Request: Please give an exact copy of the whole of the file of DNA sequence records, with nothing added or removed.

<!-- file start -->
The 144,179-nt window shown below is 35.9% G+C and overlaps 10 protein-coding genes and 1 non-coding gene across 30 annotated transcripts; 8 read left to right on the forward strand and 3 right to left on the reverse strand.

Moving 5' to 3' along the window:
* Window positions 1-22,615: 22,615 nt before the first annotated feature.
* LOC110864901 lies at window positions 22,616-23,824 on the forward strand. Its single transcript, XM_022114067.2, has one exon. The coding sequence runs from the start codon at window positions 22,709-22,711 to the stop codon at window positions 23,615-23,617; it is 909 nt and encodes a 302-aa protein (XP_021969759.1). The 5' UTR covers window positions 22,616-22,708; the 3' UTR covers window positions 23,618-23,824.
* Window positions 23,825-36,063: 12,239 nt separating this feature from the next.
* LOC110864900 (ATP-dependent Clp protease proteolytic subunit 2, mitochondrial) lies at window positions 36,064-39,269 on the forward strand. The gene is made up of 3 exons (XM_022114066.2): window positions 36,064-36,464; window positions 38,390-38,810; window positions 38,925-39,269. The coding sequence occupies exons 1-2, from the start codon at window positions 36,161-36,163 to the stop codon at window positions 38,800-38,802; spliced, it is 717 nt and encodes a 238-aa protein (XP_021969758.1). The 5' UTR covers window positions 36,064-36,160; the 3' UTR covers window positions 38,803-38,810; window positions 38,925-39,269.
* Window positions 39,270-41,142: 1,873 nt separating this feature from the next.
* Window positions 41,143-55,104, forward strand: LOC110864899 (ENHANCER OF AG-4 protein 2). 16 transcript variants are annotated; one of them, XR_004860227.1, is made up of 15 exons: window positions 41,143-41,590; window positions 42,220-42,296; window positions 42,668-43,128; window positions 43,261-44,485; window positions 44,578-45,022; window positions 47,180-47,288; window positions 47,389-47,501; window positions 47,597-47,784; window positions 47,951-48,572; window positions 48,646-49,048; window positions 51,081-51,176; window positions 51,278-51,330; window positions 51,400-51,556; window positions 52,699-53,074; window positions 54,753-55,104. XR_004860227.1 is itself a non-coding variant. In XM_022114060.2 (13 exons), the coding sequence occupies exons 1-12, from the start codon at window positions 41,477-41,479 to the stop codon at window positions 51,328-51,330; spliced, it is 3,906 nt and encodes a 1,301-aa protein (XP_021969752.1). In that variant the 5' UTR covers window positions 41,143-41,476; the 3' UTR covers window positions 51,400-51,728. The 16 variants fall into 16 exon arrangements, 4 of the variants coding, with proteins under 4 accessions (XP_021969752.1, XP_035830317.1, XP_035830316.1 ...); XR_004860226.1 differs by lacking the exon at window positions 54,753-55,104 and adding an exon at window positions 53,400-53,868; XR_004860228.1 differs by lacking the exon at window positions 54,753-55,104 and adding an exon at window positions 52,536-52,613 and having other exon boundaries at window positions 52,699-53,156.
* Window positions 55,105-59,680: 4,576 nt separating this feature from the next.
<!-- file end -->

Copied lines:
The 144,179-nt window shown below is 35.9% G+C and overlaps 10 protein-coding genes and 1 non-coding gene across 30 annotated transcripts; 8 read left to right on the forward strand and 3 right to left on the reverse strand.

Moving 5' to 3' along the window:
* Window positions 1-22,615: 22,615 nt before the first annotated feature.
* LOC110864901 lies at window positions 22,616-23,824 on the forward strand. Its single transcript, XM_022114067.2, has one exon. The coding sequence runs from the start codon at window positions 22,709-22,711 to the stop codon at window positions 23,615-23,617; it is 909 nt and encodes a 302-aa protein (XP_021969759.1). The 5' UTR covers window positions 22,616-22,708; the 3' UTR covers window positions 23,618-23,824.
* Window positions 23,825-36,063: 12,239 nt separating this feature from the next.
* LOC110864900 (ATP-dependent Clp protease proteolytic subunit 2, mitochondrial) lies at window positions 36,064-39,269 on the forward strand. The gene is made up of 3 exons (XM_022114066.2): window positions 36,064-36,464; window positions 38,390-38,810; window positions 38,925-39,269. The coding sequence occupies exons 1-2, from the start codon at window positions 36,161-36,163 to the stop codon at window positions 38,800-38,802; spliced, it is 717 nt and encodes a 238-aa protein (XP_021969758.1). The 5' UTR covers window positions 36,064-36,160; the 3' UTR covers window positions 38,803-38,810; window positions 38,925-39,269.
* Window positions 39,270-41,142: 1,873 nt separating this feature from the next.
* Window positions 41,143-55,104, forward strand: LOC110864899 (ENHANCER OF AG-4 protein 2). 16 transcript variants are annotated; one of them, XR_004860227.1, is made up of 15 exons: window positions 41,143-41,590; window positions 42,220-42,296; window positions 42,668-43,128; window positions 43,261-44,485; window positions 44,578-45,022; window positions 47,180-47,288; window positions 47,389-47,501; window positions 47,597-47,784; window positions 47,951-48,572; window positions 48,646-49,048; window positions 51,081-51,176; window positions 51,278-51,330; window positions 51,400-51,556; window positions 52,699-53,074; window positions 54,753-55,104. XR_004860227.1 is itself a non-coding variant. In XM_022114060.2 (13 exons), the coding sequence occupies exons 1-12, from the start codon at window positions 41,477-41,479 to the stop codon at window positions 51,328-51,330; spliced, it is 3,906 nt and encodes a 1,301-aa protein (XP_021969752.1). In that variant the 5' UTR covers window positions 41,143-41,476; the 3' UTR covers window positions 51,400-51,728. The 16 variants fall into 16 exon arrangements, 4 of the variants coding, with proteins under 4 accessions (XP_021969752.1, XP_035830317.1, XP_035830316.1 ...); XR_004860226.1 differs by lacking the exon at window positions 54,753-55,104 and adding an exon at window positions 53,400-53,868; XR_004860228.1 differs by lacking the exon at window positions 54,753-55,104 and adding an exon at window positions 52,536-52,613 and having other exon boundaries at window positions 52,699-53,156.
* Window positions 55,105-59,680: 4,576 nt separating this feature from the next.